The First Month In The Life Of A Travel Nurse
This is it! It’s time to get on the road. You turned in the 7,000 single pieces of paperwork and gave your two-week notice. Fingerprints: check. Drug screen: check. Cancel cable and internet: check.
Your entire life is packed snugly in the back of your car and the travel snack bag is sitting in the front seat with you.
Next stop – your first assignment!
Move In Day
Move in day is my favorite! I’m a nester. I love getting out the stuff I haven’t seen in a week and putting it in just the right spot in my new home away from home.
For your first assignment, it’s important to spare some room for a few picture frames from home and maybe your favorite wall hanging to make the space yours.
Getting to know your new area is a fun first-day adventure. Drive to the hospital, scope out the parking and your new Starbucks, check out your the grocery store and Target. If you decide to save grocery shopping for day, two you’ll get the opportunity to try out a new restaurant or happy hour – Yelp will be your new best friend.
If you travel with a pet, I’d also suggest you scope out the nearest vet, or at least the nearest 24/7 emergency clinic (I guess you should do that for yourself too, ha!). It never fails that one of my pups gets into something they shouldn’t at the most inopportune moments. Like midnight on the night before my first day on the unit. That’s not exactly when I want to be scrolling through vet reviews on Yelp (See? New best friend).
Before you get to your new hospital, your recruiter will give you First Day Instructions. Reading and knowing this info well beforehand will really help ease first-day anxiety.
They’ll typically include where to park, hospital orientation dates and times, what building on what day, and what to wear (Spoiler Alert: this will always be scrubs – even if it’s not. Unless you enjoy being a fancy pants. Then by all means, bring dress clothes).
First day of hospital orientation varies by hospital. Some require travelers to go through the entire general nursing hospital orientation where the onboarding process is very similar to new grads or new full-time employees and is a week long. Other hospitals just require some online modules, a few hours with HR for paperwork, and then maybe some computer training and/or skills lab.
After the hospital orientation/onboarding hoopla travelers usually get 2-3 days of orientation on the unit with a preceptor. This is the most important part, you learn where stuff is in the supply room and all the codes to the doors, oh, and also how they do nursing care. I like to take over from the very beginning of day one.
Being the Newbie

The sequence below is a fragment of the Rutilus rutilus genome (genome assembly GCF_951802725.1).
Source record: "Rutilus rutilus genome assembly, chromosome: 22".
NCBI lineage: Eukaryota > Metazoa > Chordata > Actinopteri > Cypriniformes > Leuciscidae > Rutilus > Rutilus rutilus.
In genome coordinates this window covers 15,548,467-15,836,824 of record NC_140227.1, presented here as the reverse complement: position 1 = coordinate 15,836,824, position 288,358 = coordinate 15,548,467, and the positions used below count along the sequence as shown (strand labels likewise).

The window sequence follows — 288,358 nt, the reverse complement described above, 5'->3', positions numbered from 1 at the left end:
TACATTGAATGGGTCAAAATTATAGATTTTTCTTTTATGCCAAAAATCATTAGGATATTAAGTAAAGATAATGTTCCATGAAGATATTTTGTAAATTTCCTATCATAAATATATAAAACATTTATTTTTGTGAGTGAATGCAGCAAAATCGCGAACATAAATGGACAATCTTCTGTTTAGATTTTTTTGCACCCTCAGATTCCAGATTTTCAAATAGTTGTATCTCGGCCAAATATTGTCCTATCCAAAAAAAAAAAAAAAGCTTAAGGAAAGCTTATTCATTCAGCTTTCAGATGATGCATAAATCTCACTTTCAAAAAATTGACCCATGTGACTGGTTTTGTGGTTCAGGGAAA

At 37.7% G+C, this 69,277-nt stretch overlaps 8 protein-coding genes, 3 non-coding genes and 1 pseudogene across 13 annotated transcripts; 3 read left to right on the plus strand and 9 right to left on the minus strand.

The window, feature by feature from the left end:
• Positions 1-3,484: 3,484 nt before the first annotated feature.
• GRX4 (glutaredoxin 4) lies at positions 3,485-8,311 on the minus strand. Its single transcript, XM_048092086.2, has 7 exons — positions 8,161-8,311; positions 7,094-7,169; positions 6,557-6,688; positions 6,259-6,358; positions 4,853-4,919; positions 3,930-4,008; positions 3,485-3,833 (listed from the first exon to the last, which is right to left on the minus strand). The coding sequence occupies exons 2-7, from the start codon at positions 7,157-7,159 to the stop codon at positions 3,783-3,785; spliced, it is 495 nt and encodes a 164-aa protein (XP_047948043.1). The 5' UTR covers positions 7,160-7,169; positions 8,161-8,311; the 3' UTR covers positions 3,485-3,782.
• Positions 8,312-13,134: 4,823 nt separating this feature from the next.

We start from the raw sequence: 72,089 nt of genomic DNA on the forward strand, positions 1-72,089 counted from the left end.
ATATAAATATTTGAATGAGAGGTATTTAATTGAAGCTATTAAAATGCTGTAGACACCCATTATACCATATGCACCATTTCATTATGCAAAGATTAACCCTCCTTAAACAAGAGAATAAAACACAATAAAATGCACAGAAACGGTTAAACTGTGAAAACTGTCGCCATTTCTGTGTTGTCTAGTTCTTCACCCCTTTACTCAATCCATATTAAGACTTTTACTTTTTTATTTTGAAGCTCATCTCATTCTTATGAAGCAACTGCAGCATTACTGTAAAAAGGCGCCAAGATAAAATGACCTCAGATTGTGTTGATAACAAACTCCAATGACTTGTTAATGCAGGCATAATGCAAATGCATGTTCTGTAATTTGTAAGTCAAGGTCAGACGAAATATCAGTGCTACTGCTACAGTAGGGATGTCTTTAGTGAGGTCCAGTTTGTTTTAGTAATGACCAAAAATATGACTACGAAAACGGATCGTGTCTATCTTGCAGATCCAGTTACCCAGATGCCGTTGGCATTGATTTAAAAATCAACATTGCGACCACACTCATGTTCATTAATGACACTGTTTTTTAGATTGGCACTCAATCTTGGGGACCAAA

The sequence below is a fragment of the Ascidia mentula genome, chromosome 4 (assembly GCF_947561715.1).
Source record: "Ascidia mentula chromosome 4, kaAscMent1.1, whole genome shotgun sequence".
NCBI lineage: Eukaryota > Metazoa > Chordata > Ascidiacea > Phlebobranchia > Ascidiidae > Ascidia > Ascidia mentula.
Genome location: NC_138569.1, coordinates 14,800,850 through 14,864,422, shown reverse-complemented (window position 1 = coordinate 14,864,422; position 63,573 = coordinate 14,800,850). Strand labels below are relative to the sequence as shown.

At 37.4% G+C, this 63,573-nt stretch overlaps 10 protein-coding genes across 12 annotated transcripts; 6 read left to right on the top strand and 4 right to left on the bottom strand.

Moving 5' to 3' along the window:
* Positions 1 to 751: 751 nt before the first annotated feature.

Starting over in a new unit is hard. You don’t know anyone, how the unit runs, which person is going to share your off-the-wall sense of humor. If you didn’t have social skills before, you’ll definitely be acquiring them travel nursing.
I’ve found that if you come in with a good attitude, willing to work hard and help out your new coworkers will welcome you with open arms. People are usually curious and want to know all about where you’re from, where you’ve worked before, why you wanted to go into travel nursing.
It’s not hard to strike up a conversation and keep it going. Plus, you’ll be running around asking a million questions during your first shifts on your own. That’s a great way to remember everyone’s names and faces. I’ve left almost all of my assignments feeling like a part of the team. When people find out you’re leaving, a lot of times they won’t even know you weren’t permanent staff in the first place.
On the other end of that spectrum though, there are going to be one or two times where you feel like you were just the hired help (Reality Check: you are the hired help). A lot of the units you’ll be going to have nurses that are already tired and overworked. Although they know you’re one cool cat and appreciate your help, they might not always show it.
Time Flies When You’re Having Fun!
It’s mind-boggling how fast years can fly by (those high school reunions sure have a way of reminding you don’t they?).
Three months goes by at lightning speed. At the beginning of the assignment, the end seems forever away. Yet, one minute you’re getting ready for your first day of orientation and the next it’s your last shift on the unit. All the faces that were once strangers are now friends and you can finally find the tape measures in the supply closet.
When I think about my very first assignment it feels like yesterday, yet here I am five years and 13 assignments later, getting ready for my next new adventure.